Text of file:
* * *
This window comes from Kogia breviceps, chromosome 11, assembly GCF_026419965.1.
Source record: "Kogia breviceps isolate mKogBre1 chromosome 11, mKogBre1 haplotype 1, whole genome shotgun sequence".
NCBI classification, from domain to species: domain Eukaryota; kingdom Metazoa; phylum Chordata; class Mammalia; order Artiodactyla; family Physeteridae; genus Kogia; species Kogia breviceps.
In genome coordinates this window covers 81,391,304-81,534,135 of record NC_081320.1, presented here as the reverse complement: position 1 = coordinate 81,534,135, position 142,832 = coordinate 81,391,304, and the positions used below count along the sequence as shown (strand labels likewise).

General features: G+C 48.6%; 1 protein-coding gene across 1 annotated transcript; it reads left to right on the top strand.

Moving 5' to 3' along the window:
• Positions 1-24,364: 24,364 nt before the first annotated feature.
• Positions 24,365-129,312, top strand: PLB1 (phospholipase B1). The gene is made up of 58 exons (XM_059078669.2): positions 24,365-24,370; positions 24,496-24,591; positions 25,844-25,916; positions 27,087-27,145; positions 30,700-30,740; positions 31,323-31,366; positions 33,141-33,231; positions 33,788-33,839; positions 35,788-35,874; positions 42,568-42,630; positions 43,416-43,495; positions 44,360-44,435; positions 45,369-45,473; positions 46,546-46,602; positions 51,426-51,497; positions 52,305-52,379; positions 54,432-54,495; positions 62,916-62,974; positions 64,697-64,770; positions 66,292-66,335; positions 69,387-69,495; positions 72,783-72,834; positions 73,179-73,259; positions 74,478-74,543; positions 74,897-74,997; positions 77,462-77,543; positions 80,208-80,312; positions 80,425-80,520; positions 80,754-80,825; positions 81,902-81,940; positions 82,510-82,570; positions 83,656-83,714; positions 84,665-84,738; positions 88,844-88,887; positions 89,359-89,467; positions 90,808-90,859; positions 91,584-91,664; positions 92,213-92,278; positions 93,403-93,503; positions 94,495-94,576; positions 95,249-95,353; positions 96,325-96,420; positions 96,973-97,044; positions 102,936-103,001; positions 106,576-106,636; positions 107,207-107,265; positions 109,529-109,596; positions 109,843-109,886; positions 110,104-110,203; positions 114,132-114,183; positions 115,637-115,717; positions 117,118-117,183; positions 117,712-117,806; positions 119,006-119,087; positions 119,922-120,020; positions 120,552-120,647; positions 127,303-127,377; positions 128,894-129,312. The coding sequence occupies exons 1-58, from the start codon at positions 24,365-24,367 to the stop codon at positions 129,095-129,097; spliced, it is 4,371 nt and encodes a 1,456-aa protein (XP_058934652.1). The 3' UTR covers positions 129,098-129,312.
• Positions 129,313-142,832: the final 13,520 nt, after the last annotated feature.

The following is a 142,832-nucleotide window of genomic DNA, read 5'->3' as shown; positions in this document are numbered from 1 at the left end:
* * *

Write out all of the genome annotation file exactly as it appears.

This window comes from Kogia breviceps, chromosome 11, assembly GCF_026419965.1.
Source record: "Kogia breviceps isolate mKogBre1 chromosome 11, mKogBre1 haplotype 1, whole genome shotgun sequence".
NCBI classification, from domain to species: domain Eukaryota; kingdom Metazoa; phylum Chordata; class Mammalia; order Artiodactyla; family Physeteridae; genus Kogia; species Kogia breviceps.
In genome coordinates this window covers 81,391,304-81,534,135 of record NC_081320.1, presented here as the reverse complement: position 1 = coordinate 81,534,135, position 142,832 = coordinate 81,391,304, and the positions used below count along the sequence as shown (strand labels likewise).

General features: G+C 48.6%; 1 protein-coding gene across 1 annotated transcript; it reads left to right on the top strand.

Moving 5' to 3' along the window:
• Positions 1-24,364: 24,364 nt before the first annotated feature.
• Positions 24,365-129,312, top strand: PLB1 (phospholipase B1). The gene is made up of 58 exons (XM_059078669.2): positions 24,365-24,370; positions 24,496-24,591; positions 25,844-25,916; positions 27,087-27,145; positions 30,700-30,740; positions 31,323-31,366; positions 33,141-33,231; positions 33,788-33,839; positions 35,788-35,874; positions 42,568-42,630; positions 43,416-43,495; positions 44,360-44,435; positions 45,369-45,473; positions 46,546-46,602; positions 51,426-51,497; positions 52,305-52,379; positions 54,432-54,495; positions 62,916-62,974; positions 64,697-64,770; positions 66,292-66,335; positions 69,387-69,495; positions 72,783-72,834; positions 73,179-73,259; positions 74,478-74,543; positions 74,897-74,997; positions 77,462-77,543; positions 80,208-80,312; positions 80,425-80,520; positions 80,754-80,825; positions 81,902-81,940; positions 82,510-82,570; positions 83,656-83,714; positions 84,665-84,738; positions 88,844-88,887; positions 89,359-89,467; positions 90,808-90,859; positions 91,584-91,664; positions 92,213-92,278; positions 93,403-93,503; positions 94,495-94,576; positions 95,249-95,353; positions 96,325-96,420; positions 96,973-97,044; positions 102,936-103,001; positions 106,576-106,636; positions 107,207-107,265; positions 109,529-109,596; positions 109,843-109,886; positions 110,104-110,203; positions 114,132-114,183; positions 115,637-115,717; positions 117,118-117,183; positions 117,712-117,806; positions 119,006-119,087; positions 119,922-120,020; positions 120,552-120,647; positions 127,303-127,377; positions 128,894-129,312. The coding sequence occupies exons 1-58, from the start codon at positions 24,365-24,367 to the stop codon at positions 129,095-129,097; spliced, it is 4,371 nt and encodes a 1,456-aa protein (XP_058934652.1). The 3' UTR covers positions 129,098-129,312.
• Positions 129,313-142,832: the final 13,520 nt, after the last annotated feature.

The following is a 142,832-nucleotide window of genomic DNA, read 5'->3' as shown; positions in this document are numbered from 1 at the left end: